SAN JOSE, Calif. - A new study puts to rest one of the most widespread myths about boys' and girls' aptitude in math. After analyzing 7 million test scores, researchers found no difference.
The findings demonstrate great strides since the 1970s when major studies showed pronounced differences in the scores of males and females. By the 1980s, younger students were matched, but girls fell behind when they hit adolescence.
Study authors at the University of California-Berkeley and University of Wisconsin-Madison offer several theories behind the improvements, including changes in educational approaches and career expectations.
"Stereotypes are very, very resistant to change, but as a scientist I have to challenge them with data," said Wisconsin's Janet S. Hyde, lead investigator of the study, published in today's
issue of the journal Science.
Using vast data generated by the No Child Left Behind legislation, which mandates annual testing of youth from elementary school through high school, the new study concludes that the gender gap has vanished among students of all ages.
Among math whizzes, there remain sex differences.
But they don't add up to anything definitive. For instance, there are more white boys than girls with scores in the 99th percentile. But among Asian-Americans, it's reversed: Girls outperform boys. (Reliable data was not available for Hispanics, blacks and American Indians.)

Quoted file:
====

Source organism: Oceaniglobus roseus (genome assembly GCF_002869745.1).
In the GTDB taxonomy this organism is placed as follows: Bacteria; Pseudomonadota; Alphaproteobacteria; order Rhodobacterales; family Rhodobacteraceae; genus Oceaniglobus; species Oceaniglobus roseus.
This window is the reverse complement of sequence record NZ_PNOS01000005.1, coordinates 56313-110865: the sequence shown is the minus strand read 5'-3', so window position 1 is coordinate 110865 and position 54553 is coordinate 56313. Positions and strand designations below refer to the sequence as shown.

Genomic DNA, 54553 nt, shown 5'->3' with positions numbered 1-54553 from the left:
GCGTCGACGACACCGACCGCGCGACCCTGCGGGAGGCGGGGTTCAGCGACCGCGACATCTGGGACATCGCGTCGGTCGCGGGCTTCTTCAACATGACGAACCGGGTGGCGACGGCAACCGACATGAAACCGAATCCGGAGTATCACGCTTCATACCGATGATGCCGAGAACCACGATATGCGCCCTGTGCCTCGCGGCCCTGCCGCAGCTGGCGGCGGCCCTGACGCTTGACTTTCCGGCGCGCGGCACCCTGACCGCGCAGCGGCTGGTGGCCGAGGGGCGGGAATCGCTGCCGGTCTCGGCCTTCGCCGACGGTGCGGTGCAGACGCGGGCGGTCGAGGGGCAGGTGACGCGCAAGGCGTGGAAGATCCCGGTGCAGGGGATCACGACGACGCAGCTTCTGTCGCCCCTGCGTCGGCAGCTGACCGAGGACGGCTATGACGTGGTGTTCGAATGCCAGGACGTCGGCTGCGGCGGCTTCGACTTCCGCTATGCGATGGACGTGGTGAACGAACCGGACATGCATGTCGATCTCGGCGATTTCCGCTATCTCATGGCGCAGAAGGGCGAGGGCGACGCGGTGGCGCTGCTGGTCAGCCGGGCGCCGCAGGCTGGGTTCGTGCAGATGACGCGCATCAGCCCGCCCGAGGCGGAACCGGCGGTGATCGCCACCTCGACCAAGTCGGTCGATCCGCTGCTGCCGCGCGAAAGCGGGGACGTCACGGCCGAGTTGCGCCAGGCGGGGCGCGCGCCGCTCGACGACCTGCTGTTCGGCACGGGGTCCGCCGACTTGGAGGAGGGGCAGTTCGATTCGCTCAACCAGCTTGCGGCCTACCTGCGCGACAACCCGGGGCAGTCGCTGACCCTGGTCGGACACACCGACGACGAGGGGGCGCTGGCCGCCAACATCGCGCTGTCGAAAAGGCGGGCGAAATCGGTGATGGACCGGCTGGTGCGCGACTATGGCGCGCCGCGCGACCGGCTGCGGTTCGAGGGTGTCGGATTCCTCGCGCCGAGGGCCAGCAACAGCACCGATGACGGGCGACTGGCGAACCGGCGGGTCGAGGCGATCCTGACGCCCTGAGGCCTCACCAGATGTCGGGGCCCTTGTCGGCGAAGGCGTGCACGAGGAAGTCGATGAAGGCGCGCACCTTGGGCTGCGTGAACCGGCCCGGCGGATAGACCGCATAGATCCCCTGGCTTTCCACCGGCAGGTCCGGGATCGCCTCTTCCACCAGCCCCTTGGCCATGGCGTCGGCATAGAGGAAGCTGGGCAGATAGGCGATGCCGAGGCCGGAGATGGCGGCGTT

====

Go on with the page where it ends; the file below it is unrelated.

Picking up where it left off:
The concept of male supremacy in math became established among many educators and psychologists in the 1970s with the publication of the book "The Psychology of Sex Differences," written by Stanford emeritus professor Eleanor Maccoby and University of Southern California emeritus professor Carol Nagy Jacklin.
The notion has driven generations of girls away from advanced high school math, legitimizing a pernicious sexual stereotype, feminist scholars have asserted.
But attitudes - and aptitudes - have been changing.
In 2005, after former Harvard President Lawrence Summers suggested that women may be biologically unsuited to succeed at math, he was ultimately subtracted from the top post.
"Going back to my mother's generation, for example, women were commonly encouraged to avoid math courses," said Suzanne Antink, a calculus teacher at Palo Alto High in Palo Alto, Calif. "I experienced a male math teacher my senior year with the same idea ... from his point of view there was no reason for women to be in his class. We have come quite a way since then."
Today, roughly half Palo Alto High's calculus students are girls, and the Advanced Placement statistics course is 60 percent female.
Girls are doing better because they are taking more advanced courses in high school, according to the research team. After tackling subjects like multi-variable algebra, analysis and calculus, girls are scoring higher on tests.
"Now that enrollment in advanced math courses is equalized in high school, we don't see gender differences in performance on state tests," said co-author Marcia Linn, a UC-Berkeley professor of education.